Let's take this image as our fireball in question:

enter image description here

And let's further assume that it travels about 30 meters before burning out (twice the range of a WWII flamethrower) and travels at the speed of 20 m/s (which, apparently, is about how fast a 10-year-old can pitch a baseball). The flame's temperature is in the region of 1,300 celsius, in line with actual flamethrowers.

What how much energy, measured by kilocalories, would be required to fuel such?

  • 2
    $\begingroup$ Depends on the process of creating the ''fireball'' if you throw a molotov it consumes maybe 4-7 kilocalories , if you want to ionize air by consuming calories instead of mana or other things then it might cost some hundred of kilocalories but then you'd obtain more a giant explosion instead of a fireball... I don't really know how magic works. $\endgroup$
    – Charon
    Aug 22, 2016 at 15:18
  • $\begingroup$ @渡し守シャロン This isn't the energy of the person, but the actual energy consumed by a flame of that description. So, borrowing your molotov example, would use a lot more kilocalories than 4-7, since I'm talking about the flame and not the arm throw. $\endgroup$
    – Ranger
    Aug 22, 2016 at 15:19
  • $\begingroup$ @渡し守シャロン To further clarify, the mechanics of how the magic works should be immaterial to this question; this is about the implied energy consumption of the fireball described being that it is actual fire. $\endgroup$
    – Ranger
    Aug 22, 2016 at 15:20
  • 1
    $\begingroup$ It can not be immaterial as the energy given off by the flame is dependant on what is burning. Fire isn't per se an element that has intrinsic energy it is the manifestation of a violent release of energy. So just changing what is burning changes the energy of the flame even though the travel distance (which is the travel distance of the propelled elements being burned) and speed is the same $\endgroup$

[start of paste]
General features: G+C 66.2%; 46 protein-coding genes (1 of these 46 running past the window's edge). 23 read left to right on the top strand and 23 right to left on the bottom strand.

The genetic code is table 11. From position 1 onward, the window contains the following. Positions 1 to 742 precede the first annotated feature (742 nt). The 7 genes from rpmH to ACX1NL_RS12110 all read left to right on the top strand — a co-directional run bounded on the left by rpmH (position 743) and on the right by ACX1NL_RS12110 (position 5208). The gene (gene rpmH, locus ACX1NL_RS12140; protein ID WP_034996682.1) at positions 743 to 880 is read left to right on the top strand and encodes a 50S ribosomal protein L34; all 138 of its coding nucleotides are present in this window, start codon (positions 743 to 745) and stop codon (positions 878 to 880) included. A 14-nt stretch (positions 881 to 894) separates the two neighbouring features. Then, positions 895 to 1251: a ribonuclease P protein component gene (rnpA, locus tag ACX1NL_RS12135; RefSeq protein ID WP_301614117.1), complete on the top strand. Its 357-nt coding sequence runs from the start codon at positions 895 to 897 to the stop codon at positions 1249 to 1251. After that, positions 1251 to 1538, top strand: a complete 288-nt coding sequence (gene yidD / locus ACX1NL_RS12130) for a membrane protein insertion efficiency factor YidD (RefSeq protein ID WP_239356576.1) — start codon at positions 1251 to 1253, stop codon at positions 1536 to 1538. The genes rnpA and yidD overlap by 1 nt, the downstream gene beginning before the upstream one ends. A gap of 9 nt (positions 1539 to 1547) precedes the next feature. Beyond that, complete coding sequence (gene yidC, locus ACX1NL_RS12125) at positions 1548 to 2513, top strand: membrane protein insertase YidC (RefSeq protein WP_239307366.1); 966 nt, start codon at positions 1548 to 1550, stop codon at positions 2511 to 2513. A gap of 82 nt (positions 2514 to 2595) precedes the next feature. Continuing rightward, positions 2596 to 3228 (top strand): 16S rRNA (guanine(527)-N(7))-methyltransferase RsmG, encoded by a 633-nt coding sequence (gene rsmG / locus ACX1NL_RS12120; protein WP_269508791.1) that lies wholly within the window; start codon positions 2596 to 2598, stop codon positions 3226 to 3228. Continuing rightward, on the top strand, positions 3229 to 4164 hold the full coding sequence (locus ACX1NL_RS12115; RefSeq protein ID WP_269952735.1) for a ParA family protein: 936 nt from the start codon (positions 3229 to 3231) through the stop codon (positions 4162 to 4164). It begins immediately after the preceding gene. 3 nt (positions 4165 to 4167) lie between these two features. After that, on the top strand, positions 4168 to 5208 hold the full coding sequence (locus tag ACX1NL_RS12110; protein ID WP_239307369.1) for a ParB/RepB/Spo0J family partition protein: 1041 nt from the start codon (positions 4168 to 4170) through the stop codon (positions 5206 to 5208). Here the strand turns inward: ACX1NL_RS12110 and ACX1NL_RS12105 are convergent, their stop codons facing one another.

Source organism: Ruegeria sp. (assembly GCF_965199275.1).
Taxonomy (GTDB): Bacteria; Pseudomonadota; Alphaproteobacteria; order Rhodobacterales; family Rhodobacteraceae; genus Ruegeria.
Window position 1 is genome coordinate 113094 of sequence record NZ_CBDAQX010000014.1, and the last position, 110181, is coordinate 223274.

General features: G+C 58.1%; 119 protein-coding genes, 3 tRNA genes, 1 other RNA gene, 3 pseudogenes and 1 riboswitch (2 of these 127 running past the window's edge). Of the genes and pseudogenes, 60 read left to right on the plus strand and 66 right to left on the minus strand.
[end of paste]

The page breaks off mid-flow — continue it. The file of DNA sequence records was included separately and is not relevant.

– Riff
    Aug 22, 2016 at 15:26
  • $\begingroup$ @Nicolas If you're referring to the burning temperature, I did forget to include that, and will do so now. But the unit requested is a calorie, a simple unit of measure. The same temperature of the same volume (heat energy) for the same duration will produce the same caloric measurement of energy expended no matter the material. $\endgroup$
    – Ranger
    Aug 22, 2016 at 15:31

1 Answer 1


Like all great physics problems I'm going to make some assumptions.

The fireball is going to be approximated as a sphere of superheated air. Nothing is actually burning to provide the energy.

The specific heat of air is around 1.0 kJ/kg K and air density is about 1.225 kg/m^3 (at sea level) so to raise a ~1 cubic meter of air to 1300 C from around 20 C is going to take:

E = 1 m^3 * 1.225 kg/m^3 * 1280 K * 1.0 kJ/kg K = 1568 kJ = 396.3 kcals

This would be a low estimate to just create a "fireball" that instantly dissipates to the environment. A more impressive moving fireball would deal with the air expanding under heating and things around the fireball absorbing heat, things like moving the "fireball" would also raise the calorie requirement. In addition the magic heating process may not be 100% efficient requiring even more energy.

  • $\begingroup$ Awesome, thanks for the answer with the clear, easy to follow explanation. Mind if I ask what the requirements would be to stop the fireball from dissipating? How often would the kJ requirement need to be renewed to maintain it? $\endgroup$
    – Ranger
    Aug 22, 2016 at 15:59
  • 4
    $\begingroup$ Normally heating a point to high temperatures like this would cause the air to expand and move away, so to maintain it a magic force-field could be used to keep the air from expanding, otherwise it get really complex in term of gas expansion and airflow. Bonus when you drop the force field it explodes/ $\endgroup$
    – Josh King
    Aug 22, 2016 at 16:02
  • $\begingroup$ Could you maybe phrase kcal in form of example meals? ;) $\endgroup$
    – Mołot
    Aug 22, 2016 at 16:15
  • $\begingroup$ >what the requirements would be to stop the fireball from dissipating Cast it into a small room that can contain the pressure from the sudden application of heat. A magically-sudden 1300 C fireball filling a room that had previously been 15 C and 1 standard atmosphere of pressure would see a pressure increase of about 5 1/2 times. Sturdy walls could probably take it, windows maybe not. It's particularly easy to figure because it's not actually a combustion reaction, it's just dumping in energy. True combustion changes the number of gaseous particles in play and complicates things. $\endgroup$ Aug 22, 2016 at 16:18
  • $\begingroup$ Of course, unless you can cast through walls, it's inadvisable to cast a fireball "into" an enclosed space because it's going to blow back into your face instantly. $\endgroup$ Aug 22, 2016 at 16:23

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